A small business often comes as a surprise, albeit a welcome one. For instance, you start helping out a friend with catering for events. One event leads to another, and before you know it, you have to buy a diary to remember all your bookings! From there, you might decide to quit your full time job and turn your catering into a small business.

Small businesses have many decisions to make, and one of them is whether or not to incorporate.  

There are a few benefits which will come your way if you choose to incorporate, which is the main reason why small businesses decide to go in this direction. The main reason, legally, is limited liability.

If you are sued by a disgruntled customer and you have not incorporated, e.g. you do not have limited liability, the customer could take you for everything you own, house and car included. On the other hand, if you have limited liability, you have a little protection and peace of mind. As you can imagine, that’s a huge relief for a small business, as a legal case such as this could end the business very easily. While limited liability won’t stop you losing anything, it will put a limit on how much you could lose.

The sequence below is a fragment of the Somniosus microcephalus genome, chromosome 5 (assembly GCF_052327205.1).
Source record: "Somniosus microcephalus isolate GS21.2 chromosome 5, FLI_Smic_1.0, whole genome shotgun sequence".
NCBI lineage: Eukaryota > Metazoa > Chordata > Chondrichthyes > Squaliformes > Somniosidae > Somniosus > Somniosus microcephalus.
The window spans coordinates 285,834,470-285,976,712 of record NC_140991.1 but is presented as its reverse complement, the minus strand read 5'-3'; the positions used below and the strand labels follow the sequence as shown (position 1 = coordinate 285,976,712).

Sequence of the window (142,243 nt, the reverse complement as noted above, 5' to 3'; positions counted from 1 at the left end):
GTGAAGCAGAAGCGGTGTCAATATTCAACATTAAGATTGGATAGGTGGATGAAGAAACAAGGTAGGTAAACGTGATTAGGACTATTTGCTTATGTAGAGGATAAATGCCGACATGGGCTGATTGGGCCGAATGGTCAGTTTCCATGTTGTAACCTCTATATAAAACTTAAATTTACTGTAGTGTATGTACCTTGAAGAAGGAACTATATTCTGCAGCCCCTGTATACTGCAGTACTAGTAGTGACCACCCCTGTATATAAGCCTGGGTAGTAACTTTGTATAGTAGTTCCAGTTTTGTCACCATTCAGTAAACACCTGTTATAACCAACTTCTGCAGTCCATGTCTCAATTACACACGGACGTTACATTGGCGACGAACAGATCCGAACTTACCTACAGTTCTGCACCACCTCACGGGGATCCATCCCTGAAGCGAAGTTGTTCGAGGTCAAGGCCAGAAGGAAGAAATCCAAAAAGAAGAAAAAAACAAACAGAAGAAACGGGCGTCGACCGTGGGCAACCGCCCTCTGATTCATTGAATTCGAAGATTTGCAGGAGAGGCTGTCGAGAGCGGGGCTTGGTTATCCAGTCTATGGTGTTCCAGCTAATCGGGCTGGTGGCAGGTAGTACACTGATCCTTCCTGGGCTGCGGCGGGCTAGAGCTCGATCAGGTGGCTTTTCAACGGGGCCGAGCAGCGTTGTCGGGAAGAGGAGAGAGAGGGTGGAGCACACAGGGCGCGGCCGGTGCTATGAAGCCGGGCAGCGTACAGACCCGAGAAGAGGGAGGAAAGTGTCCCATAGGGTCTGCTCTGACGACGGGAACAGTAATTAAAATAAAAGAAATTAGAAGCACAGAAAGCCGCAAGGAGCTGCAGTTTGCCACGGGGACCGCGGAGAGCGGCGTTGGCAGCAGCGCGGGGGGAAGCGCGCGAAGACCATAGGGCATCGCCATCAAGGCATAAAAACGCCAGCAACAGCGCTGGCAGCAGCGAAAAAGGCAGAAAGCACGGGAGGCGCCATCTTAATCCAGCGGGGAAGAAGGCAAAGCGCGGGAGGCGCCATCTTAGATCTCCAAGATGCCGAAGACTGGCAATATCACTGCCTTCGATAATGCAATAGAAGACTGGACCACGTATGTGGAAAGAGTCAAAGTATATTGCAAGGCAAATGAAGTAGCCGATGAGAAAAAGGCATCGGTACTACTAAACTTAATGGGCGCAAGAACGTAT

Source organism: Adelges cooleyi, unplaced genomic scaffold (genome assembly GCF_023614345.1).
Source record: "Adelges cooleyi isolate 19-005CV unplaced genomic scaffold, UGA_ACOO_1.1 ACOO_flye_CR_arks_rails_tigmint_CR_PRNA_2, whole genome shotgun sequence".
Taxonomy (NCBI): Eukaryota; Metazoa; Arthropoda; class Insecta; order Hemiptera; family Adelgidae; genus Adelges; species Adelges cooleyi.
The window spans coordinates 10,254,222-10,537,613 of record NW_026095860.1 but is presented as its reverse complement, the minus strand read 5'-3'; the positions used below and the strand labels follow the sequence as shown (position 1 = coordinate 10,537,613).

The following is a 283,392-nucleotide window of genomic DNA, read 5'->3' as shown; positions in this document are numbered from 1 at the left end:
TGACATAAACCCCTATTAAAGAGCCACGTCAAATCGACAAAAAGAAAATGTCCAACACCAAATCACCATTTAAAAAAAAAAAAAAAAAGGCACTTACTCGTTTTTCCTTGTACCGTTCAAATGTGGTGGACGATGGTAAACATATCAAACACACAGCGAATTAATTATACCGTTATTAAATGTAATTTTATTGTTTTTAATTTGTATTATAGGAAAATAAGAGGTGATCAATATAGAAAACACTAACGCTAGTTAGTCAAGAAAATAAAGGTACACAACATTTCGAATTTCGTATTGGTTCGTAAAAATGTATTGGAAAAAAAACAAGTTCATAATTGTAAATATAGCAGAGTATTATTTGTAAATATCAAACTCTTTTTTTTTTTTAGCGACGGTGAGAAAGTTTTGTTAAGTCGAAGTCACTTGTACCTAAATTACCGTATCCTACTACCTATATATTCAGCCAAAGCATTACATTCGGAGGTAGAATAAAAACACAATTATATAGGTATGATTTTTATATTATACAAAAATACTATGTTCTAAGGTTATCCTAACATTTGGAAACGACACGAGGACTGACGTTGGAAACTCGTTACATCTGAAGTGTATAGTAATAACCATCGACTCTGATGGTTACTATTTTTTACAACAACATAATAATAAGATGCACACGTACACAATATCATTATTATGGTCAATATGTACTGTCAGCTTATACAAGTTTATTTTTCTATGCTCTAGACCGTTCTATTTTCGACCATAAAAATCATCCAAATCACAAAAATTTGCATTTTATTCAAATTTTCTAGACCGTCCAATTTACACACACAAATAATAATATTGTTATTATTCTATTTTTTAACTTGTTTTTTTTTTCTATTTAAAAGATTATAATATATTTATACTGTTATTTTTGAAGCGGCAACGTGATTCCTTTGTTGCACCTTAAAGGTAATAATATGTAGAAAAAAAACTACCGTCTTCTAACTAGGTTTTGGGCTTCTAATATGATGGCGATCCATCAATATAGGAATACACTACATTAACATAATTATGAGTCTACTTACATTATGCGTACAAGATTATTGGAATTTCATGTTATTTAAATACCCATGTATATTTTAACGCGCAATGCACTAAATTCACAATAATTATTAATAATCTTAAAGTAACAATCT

Tax-Related Reasons to Incorporate 

Another main reason is related to tax. Corporate tax levels are considerably lower than the rate of personal tax, and that means you could save yourself a good amount of cash every tax year.  

Anther benefit is something called tax deferral. This means you can take money out of the corporation you own, and pay much less personal tax instead. You therefore defer the remaining amount of tax until a later date. There are limits on how to do this and how much you can take out, but it’s mostly around using dividends and salary.

Of course, there are a few downsides to incorporating, just as there are upsides too. If you incorporate you will need to pay fees, and you will need to fill in a separate form for your tax, which is a T2. This is in addition to your personal return. You’ll also need to ensure that you keep records correctly, as these could be audited at any time by the tax department.  

When Should You Incorporate?

It really depends on the type of business you’re in. If your business has a high amount of liability risk, e.g. someone is quite likely to sue you, then the sooner you incorporate, the better in terms of protection. Other than that, it’s a personal choice to make, but it’s a good idea to flag this up when your small business starts to make profits which exceed the amount of cash you need to live well. This means you can start to take advantage of those tax benefits.  

For any small business, the decision on when to incorporate needs to be thought about carefully. In terms of taking advantage of the benefits however, the sooner the better.

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- Written by: Jag Bath